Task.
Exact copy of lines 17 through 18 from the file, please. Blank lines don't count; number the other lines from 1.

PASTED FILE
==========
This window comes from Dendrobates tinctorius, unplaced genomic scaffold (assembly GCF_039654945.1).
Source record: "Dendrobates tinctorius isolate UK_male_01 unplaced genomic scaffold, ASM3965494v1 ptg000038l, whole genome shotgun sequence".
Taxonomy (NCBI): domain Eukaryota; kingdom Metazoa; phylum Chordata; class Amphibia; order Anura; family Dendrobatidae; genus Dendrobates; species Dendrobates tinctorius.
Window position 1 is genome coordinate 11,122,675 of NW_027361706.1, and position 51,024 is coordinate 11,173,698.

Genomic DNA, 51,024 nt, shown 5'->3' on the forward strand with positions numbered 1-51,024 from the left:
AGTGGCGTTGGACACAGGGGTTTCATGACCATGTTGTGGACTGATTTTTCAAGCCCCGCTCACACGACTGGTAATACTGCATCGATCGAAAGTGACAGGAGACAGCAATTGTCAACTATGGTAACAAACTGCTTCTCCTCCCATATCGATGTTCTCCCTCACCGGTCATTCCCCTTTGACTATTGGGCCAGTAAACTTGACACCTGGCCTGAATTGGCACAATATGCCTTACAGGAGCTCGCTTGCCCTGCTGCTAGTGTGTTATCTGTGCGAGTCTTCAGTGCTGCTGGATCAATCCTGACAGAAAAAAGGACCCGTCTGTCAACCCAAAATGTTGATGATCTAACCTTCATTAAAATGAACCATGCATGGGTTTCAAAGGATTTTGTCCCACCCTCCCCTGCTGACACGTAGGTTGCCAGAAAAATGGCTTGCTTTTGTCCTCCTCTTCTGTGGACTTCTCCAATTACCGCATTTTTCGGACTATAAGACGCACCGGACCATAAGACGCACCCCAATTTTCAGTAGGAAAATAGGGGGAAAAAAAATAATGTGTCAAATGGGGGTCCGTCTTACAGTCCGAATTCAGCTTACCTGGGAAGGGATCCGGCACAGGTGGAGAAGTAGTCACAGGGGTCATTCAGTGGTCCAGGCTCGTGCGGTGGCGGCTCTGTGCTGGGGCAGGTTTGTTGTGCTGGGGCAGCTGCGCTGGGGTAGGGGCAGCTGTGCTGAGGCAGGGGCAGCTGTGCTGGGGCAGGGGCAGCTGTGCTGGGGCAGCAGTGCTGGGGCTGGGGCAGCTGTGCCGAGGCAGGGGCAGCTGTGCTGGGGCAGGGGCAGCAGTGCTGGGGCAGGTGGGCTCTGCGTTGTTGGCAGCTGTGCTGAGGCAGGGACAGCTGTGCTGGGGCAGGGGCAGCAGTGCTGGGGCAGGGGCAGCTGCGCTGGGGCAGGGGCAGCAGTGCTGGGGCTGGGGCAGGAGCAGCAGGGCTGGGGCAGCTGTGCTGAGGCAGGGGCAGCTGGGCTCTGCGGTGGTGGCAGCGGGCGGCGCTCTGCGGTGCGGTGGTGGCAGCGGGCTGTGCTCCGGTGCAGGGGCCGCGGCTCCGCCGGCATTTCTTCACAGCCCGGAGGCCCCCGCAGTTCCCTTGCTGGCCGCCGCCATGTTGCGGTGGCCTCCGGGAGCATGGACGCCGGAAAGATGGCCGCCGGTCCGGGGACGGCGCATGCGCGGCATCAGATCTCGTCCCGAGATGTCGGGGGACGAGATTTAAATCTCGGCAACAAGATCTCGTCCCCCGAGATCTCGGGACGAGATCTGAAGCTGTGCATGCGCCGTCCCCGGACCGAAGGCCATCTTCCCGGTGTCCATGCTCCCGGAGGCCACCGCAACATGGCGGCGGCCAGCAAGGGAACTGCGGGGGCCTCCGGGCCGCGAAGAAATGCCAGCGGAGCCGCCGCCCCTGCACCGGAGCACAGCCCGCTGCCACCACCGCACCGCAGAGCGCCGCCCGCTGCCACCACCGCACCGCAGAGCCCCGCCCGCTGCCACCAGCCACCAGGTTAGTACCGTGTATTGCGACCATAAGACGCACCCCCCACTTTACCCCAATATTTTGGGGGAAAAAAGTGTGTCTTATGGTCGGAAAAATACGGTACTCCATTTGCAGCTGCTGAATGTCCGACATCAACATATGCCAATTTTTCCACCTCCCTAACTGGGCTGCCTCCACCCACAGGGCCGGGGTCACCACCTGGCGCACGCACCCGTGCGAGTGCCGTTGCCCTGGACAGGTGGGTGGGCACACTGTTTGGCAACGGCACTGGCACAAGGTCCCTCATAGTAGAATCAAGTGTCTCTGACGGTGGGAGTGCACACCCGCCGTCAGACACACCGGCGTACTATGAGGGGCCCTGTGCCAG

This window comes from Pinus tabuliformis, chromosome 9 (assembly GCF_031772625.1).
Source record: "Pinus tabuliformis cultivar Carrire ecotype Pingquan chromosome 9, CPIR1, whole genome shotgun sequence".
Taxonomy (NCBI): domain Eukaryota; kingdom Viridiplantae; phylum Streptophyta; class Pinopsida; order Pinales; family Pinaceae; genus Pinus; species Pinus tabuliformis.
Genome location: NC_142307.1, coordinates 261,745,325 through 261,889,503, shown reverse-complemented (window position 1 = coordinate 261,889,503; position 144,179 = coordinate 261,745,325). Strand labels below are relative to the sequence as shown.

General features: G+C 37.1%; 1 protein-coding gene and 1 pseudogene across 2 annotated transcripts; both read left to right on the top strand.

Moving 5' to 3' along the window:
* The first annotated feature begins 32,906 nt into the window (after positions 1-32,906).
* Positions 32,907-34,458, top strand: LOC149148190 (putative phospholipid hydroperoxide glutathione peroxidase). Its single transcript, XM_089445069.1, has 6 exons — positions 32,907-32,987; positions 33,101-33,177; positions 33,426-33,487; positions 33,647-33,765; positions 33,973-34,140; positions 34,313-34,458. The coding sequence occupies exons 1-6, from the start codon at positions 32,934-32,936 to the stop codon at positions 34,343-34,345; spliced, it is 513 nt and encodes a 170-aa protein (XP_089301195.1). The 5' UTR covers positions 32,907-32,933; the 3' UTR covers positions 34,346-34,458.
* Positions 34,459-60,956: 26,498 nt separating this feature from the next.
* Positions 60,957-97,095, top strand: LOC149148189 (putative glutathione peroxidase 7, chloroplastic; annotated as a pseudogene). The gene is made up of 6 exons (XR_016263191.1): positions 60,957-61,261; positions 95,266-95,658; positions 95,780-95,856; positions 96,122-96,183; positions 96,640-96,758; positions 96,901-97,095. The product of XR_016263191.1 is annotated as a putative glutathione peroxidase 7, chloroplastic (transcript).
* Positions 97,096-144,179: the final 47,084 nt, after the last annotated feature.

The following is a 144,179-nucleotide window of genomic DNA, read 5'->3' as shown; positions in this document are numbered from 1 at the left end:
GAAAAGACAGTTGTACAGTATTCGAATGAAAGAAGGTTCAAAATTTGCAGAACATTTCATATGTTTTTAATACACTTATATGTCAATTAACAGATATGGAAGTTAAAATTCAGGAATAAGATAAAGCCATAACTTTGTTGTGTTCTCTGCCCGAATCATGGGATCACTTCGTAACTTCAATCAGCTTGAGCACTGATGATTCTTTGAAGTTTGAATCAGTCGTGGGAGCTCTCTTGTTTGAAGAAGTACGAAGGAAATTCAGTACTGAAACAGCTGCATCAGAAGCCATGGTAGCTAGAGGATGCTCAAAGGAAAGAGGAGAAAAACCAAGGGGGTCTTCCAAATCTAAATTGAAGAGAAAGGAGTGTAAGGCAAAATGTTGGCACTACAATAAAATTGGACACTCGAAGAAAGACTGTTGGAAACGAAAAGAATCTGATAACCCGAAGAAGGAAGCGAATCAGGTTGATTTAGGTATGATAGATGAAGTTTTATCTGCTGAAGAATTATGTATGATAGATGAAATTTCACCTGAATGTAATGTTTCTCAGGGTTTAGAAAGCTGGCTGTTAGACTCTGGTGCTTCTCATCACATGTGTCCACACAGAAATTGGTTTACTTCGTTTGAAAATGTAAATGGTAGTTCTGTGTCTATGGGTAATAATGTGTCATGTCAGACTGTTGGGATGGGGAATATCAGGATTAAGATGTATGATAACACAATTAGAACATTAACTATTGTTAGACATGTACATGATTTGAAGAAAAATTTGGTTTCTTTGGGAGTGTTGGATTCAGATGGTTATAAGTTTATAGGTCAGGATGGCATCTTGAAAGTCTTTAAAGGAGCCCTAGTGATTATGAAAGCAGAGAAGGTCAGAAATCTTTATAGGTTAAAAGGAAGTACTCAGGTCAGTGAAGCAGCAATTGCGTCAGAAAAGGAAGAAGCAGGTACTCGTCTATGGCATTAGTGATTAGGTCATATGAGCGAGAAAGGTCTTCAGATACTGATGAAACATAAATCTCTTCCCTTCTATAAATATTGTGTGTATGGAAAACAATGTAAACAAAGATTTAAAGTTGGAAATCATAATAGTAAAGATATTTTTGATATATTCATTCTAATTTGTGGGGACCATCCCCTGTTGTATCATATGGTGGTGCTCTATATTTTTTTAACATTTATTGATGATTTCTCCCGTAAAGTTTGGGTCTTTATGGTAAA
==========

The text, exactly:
* Positions 97,096-144,179: the final 47,084 nt, after the last annotated feature.

The following is a 144,179-nucleotide window of genomic DNA, read 5'->3' as shown; positions in this document are numbered from 1 at the left end: